“In 2015, overall sales for 12.12 increased by 30 times more than an average day, with participating brands seeing a drastic increase in sales even after the campaign was over,” says Priyanto Lim, Head of Marketplace at Zalora Indonesia.

11.11 southeast asia

But slapping big discounts on jeans and jackets isn’t enough. Zalora Indonesia also holds online competitions, provides extra giveaways and uses celebrity endorsements on social media as part of the big push to generate buzz around the sales event. Essentially, every customer facing channel is jam-packed with purchase incentives and triggers to drive sales.

It appears that speculations of brands feeling pressured to participate and make deliberate cost cuts to compete with other merchants don’t hinder the impact of the campaigns.

“Contrary to what articles suggest, brands are very willing to partner with us as they benefit from the extra traffic,” Priyanto adds.

Female centric marketplace Orami is focusing on curating original ‘Singles’ Day’ themed content and community to drive traffic to the site and engage shoppers rather than launch a big promotional campaign.

“To drive social media engagement, Orami will also use Facebook as a tool to create engagement with users through online games related to Singles Day,” says Shannon Kalayanamitr, co-founder and CMO of Orami.

Targeting a mobile centric region

Shopee, Garena’s mobile shopping platform, released its own version of the mega sale for the first time this year, coining it 9.9 on September 9th. Benefiting from a fast accelerating mobile market in the region, the platform targeted Thailand’s mobile first shoppers by progressively releasing specially marked down products throughout the day to keep shoppers anxiously clutching their mobile phones.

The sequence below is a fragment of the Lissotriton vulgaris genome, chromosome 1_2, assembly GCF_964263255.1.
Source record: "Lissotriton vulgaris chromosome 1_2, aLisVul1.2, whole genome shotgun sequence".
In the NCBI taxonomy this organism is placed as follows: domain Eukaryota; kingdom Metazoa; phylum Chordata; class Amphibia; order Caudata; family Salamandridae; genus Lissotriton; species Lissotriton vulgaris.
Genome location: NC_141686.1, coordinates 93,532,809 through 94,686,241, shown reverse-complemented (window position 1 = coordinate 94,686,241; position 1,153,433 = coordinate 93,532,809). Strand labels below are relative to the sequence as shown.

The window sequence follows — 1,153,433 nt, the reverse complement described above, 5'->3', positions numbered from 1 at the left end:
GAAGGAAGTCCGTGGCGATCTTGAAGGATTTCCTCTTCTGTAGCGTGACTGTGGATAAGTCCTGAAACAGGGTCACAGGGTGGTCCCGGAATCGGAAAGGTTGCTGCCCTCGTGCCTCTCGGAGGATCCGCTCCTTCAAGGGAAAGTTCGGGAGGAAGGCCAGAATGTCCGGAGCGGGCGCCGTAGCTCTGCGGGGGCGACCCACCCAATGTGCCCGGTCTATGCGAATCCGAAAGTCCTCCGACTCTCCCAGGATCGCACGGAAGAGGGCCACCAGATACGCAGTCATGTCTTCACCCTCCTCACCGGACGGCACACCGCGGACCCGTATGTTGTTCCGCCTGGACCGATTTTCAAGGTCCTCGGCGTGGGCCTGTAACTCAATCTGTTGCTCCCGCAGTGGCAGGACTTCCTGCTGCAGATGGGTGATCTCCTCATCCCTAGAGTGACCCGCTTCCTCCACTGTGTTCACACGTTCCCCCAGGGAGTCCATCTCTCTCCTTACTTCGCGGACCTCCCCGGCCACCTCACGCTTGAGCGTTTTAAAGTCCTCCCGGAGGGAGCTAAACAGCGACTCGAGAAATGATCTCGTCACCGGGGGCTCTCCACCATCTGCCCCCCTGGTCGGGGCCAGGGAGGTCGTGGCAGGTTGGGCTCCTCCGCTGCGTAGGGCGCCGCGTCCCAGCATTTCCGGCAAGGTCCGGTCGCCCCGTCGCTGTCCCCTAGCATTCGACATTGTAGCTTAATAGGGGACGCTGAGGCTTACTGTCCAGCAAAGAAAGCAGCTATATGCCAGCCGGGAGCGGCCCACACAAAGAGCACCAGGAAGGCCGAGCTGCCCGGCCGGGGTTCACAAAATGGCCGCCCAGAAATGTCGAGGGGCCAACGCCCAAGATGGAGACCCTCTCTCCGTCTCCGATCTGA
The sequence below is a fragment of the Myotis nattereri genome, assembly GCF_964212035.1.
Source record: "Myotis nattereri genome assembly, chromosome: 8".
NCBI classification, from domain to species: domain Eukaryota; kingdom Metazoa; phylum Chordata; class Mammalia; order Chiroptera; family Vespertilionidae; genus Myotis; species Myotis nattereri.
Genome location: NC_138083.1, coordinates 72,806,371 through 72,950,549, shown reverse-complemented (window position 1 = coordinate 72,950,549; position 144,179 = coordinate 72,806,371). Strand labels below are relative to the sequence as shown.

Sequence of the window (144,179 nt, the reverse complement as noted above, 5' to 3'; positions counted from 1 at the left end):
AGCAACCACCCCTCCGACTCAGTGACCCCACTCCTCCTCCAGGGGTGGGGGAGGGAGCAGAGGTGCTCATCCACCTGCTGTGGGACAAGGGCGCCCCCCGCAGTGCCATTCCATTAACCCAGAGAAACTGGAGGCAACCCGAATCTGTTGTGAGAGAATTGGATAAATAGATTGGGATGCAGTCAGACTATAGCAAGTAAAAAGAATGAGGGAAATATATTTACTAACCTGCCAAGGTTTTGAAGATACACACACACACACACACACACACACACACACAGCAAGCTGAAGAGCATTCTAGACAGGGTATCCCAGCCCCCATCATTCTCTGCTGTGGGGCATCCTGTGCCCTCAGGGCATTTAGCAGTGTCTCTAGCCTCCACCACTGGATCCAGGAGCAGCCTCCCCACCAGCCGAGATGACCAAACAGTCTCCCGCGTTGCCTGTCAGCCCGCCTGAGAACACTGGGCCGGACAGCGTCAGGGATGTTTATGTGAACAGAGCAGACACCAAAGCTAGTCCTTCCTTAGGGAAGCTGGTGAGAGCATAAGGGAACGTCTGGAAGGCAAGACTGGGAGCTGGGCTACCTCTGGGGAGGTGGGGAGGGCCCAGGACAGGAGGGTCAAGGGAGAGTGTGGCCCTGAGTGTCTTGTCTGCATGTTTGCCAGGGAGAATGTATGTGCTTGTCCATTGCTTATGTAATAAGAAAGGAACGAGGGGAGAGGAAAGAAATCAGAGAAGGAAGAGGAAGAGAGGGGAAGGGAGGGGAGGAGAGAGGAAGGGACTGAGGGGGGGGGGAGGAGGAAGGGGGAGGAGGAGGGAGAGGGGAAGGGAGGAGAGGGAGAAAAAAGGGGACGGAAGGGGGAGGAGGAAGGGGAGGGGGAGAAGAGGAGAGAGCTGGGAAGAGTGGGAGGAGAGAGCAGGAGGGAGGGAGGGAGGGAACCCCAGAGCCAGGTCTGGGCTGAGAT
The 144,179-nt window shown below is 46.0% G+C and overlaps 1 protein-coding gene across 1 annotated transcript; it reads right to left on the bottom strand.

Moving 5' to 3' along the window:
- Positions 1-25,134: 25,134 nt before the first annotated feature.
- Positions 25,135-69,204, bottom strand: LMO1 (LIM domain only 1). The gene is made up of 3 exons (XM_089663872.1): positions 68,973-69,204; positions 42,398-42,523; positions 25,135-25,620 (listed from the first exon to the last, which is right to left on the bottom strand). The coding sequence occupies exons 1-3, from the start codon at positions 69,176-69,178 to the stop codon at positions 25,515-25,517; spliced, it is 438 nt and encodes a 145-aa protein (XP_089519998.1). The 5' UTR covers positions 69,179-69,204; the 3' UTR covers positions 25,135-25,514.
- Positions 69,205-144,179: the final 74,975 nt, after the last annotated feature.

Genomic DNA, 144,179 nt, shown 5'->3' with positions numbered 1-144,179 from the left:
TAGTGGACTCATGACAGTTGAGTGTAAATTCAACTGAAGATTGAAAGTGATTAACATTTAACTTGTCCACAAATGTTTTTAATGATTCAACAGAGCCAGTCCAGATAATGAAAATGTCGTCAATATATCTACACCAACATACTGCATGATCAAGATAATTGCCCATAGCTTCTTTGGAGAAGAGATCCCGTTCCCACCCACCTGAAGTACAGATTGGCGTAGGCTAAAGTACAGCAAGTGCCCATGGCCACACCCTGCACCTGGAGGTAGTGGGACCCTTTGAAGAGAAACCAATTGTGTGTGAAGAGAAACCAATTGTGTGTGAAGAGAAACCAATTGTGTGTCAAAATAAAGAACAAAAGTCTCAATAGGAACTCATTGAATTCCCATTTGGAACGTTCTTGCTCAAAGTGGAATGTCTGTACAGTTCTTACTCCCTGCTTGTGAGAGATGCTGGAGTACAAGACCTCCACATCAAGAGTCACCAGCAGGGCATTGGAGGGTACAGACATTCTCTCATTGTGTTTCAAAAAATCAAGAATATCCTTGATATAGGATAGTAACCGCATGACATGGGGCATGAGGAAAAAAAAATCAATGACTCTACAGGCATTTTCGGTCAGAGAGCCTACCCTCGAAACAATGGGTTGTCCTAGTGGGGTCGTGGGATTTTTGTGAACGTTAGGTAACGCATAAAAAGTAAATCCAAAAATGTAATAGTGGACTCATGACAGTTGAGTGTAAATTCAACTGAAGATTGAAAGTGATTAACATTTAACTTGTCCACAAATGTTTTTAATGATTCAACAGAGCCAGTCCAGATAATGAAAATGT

Shopee’s website even publishes a discount schedule ahead of time so shoppers can set up an alarm for the product they’re eyeing, creating a ‘ready-set-go’ mentality for shoppers to encourage competitiveness and in turn, more shopping.

11.11 southeast asia

Niche service providers jumping on the bandwagon

11.11 has also inspired online service providers in Southeast Asia to cash in on the online flurry.

Groceries on demand service provider, HappyFresh Indonesia, offered up to 30% off its most popular products in its marketing campaign last year.

11.11 southeast asia

And a recent addition to the online grocery scene in Thailand, honestbee, is currently working with popular Thai supermarket chain Villa Market to tap into the ‘necessary goods’ sector that includes everyday items such as water, fresh food and meat. These items will all be a part of the delivery service’s big sale campaign.

When groceries go on sale, shoppers tend to ‘stock up‘, especially when purchasing online as the selection is wider.

“We look at the purchase patterns of our customers to see what kinds of items are popular among shoppers. For example, customers in residential areas often order large volumes of mineral water and fresh fruit so we have to anticipate that these orders may spike during our 11.11 campaign,” said Piyawat Laiphithak, Marketing Manager at honestbee, Thailand.

honestbee is also playing directly on China’s ‘Singles Day’ gimmick as they plan to give away snacks such as gummy bears and popcorn for shoppers.

11.11 Logistics: What happens behind the scenes?